This website offers recently unclassified documents dealing with key issues and events related to Europe in the mid- to late 20th century. There are six electronic casebooks exploring various Cold War era topics: "The 1956 Hungarian Revolution,” “Uprising in East Germany, 1953,” “Solidarity’s Coming Victory: Big or Too Big?,” “U.S. Planning for War in Europe, 1963-64,” “Why There Was No Crackdown on the Revolutions of 1989,” and “Did NATO Win the Cold War?” Each “briefing book” begins with a narrative of the event, setting the context for the declassified documents that follow (documents vary in number from four to 60). These documents are not only from American sources, but are frequently acquired from the countries in question, making for a fascinating insider’s view of these critical events.
Through these casebooks and documents, readers can learn about the worries of U.S. government officials reagarding the success of Solidarity in Poland in 1989. In “Solidarity’s Coming Victory: Big or Too Big? Poland’s Revolution as Seen from the U.S. Embassy” (edited by Gregory F. Domber), a set of 10 documents raises the question “[W]as the labor movement, turned political movement, going to be ‘too’ successful?” Would it invite a Soviet response à la 1956 Hungary (discussed in a separate casebook of 12 documents, edited by Malcolm Byrne)?
Another briefing book (edited by Thomas S. Blanton) highlights seven documents from various Eastern European countries that attempt to shed light on why there was no crackdown in 1989. In a memorandum of a conversation between Gorbachev and Hungarian Secretary-General Grosz, for example, the Soviet leader announced that the Brezhnev doctrine was dead, effectively ending the threat of military intervention and assuring the fall of the Iron Curtain.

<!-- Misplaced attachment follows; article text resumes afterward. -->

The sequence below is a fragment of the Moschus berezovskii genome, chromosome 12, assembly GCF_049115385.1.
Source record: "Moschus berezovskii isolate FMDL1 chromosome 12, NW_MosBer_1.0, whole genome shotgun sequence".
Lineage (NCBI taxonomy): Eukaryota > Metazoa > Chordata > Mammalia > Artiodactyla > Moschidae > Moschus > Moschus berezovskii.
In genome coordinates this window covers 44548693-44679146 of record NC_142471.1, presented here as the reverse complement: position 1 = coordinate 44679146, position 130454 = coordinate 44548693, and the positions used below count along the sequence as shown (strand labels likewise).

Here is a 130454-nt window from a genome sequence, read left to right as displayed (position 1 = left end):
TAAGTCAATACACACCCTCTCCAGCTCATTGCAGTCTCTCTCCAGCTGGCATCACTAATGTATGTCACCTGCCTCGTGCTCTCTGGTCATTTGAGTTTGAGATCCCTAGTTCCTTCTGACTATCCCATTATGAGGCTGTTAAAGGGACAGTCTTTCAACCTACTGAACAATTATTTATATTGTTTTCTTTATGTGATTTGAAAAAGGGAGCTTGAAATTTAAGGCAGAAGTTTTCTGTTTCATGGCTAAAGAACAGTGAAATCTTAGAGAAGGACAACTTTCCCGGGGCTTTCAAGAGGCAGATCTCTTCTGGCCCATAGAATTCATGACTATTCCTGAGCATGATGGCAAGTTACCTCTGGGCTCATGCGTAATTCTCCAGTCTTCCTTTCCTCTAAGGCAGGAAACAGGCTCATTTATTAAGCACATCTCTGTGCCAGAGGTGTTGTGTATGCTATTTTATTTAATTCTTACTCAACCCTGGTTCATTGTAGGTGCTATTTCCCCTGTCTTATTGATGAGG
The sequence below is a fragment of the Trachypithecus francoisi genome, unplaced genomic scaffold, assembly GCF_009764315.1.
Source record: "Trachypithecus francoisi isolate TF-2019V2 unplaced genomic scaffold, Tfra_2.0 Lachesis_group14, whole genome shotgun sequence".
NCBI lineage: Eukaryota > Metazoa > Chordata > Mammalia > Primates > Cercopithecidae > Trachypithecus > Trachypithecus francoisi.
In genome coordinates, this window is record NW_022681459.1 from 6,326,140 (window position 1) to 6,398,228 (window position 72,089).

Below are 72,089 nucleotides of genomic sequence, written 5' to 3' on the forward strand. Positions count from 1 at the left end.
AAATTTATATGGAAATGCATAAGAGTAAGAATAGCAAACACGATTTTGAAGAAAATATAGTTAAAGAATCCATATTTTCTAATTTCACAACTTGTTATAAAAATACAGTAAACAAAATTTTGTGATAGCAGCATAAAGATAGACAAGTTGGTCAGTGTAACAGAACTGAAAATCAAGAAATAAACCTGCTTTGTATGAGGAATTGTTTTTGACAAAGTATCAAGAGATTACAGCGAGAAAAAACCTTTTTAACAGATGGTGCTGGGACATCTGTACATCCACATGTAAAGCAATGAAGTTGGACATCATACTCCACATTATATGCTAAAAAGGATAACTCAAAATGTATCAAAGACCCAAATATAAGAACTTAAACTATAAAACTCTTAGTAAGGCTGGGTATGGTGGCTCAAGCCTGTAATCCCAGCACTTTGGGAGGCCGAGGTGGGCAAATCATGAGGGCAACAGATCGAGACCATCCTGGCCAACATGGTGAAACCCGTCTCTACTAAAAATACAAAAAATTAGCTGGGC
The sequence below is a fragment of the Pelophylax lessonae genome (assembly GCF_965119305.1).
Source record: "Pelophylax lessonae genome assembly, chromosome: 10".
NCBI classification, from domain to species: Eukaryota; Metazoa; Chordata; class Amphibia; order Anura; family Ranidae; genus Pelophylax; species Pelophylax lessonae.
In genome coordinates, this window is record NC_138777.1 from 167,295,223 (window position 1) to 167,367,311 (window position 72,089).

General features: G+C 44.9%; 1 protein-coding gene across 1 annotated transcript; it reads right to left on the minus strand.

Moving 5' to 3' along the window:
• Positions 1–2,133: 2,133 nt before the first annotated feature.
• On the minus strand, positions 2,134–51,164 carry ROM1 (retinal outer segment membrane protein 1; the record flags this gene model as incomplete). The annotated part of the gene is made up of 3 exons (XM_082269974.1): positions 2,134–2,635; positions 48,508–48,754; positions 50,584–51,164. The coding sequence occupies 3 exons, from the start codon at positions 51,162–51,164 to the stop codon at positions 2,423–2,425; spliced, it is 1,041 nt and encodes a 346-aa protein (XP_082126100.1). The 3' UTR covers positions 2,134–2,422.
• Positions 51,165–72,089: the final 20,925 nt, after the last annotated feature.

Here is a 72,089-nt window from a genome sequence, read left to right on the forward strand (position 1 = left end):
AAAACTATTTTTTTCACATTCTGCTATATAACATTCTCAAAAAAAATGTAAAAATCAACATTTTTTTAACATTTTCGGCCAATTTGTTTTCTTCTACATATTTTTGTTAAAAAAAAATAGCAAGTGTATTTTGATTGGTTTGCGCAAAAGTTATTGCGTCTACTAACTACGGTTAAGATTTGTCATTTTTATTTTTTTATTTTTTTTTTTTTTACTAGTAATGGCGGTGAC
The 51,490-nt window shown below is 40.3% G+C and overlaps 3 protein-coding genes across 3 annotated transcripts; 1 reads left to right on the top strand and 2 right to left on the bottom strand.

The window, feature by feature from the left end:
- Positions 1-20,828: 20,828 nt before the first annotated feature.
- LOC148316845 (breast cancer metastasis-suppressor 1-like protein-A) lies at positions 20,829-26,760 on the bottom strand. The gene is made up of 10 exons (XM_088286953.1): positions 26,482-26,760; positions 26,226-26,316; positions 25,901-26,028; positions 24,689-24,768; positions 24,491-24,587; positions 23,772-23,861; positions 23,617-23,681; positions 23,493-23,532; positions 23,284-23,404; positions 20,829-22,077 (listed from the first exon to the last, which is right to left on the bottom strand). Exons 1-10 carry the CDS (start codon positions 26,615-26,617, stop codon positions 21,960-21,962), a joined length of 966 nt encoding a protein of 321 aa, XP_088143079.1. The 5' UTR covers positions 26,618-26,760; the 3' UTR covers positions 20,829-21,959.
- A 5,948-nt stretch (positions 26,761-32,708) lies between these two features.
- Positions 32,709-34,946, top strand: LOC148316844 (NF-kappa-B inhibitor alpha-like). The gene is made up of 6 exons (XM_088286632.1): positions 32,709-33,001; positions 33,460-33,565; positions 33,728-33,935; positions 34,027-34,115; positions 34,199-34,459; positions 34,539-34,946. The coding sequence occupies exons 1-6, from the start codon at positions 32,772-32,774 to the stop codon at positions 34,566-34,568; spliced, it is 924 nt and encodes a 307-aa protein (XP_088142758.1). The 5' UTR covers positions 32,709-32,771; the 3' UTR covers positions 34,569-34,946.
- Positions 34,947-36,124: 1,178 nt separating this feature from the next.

In “U.S. Planning for War in Europe, 1963-64,” editor William Burr offers a selection of documents designed to shed light on America’s Cold War nuclear policies. These materials can be compared to a collection of 1964 Warsaw Pact documents (available on the website of the Parallel History Project on Cooperative Security). Each side, readers will discover, saw the other as an aggressor to be countered.
What all these briefing books offer is a chance to explore the difficult nature of policymaking, which is often shaped by pre-existing attitudes, incomplete intelligence, and policymakers attempting to make sense of it all. These materials help students discover that history does not follow a predetermined course, but is the result of decisions, any one of which could drastically alter history’s outcome.
These casebooks are potential gold mines for the classroom teacher. Not only can they serve to deepen a teacher’s understanding of key events of the late 20th century, but they can also prove to be a resource in the classroom as well. The documents and casebooks can be printed out individually or purchased for reference as a book/CD combination. Advanced Placement teachers, especially, will appreciate this site as they assemble document-based questions or use the documents to help students gain appreciation for the complexities of both policymaking and the study of history itself. These documents (many made possible by the Freedom of Information Act) are also invaluable to the social studies/citizenship education teacher in that they can help demonstrate the importance of a well-informed and critical-thinking citizenry to the maintenance of democracy. This is truly a remarkable site and a remarkable resource.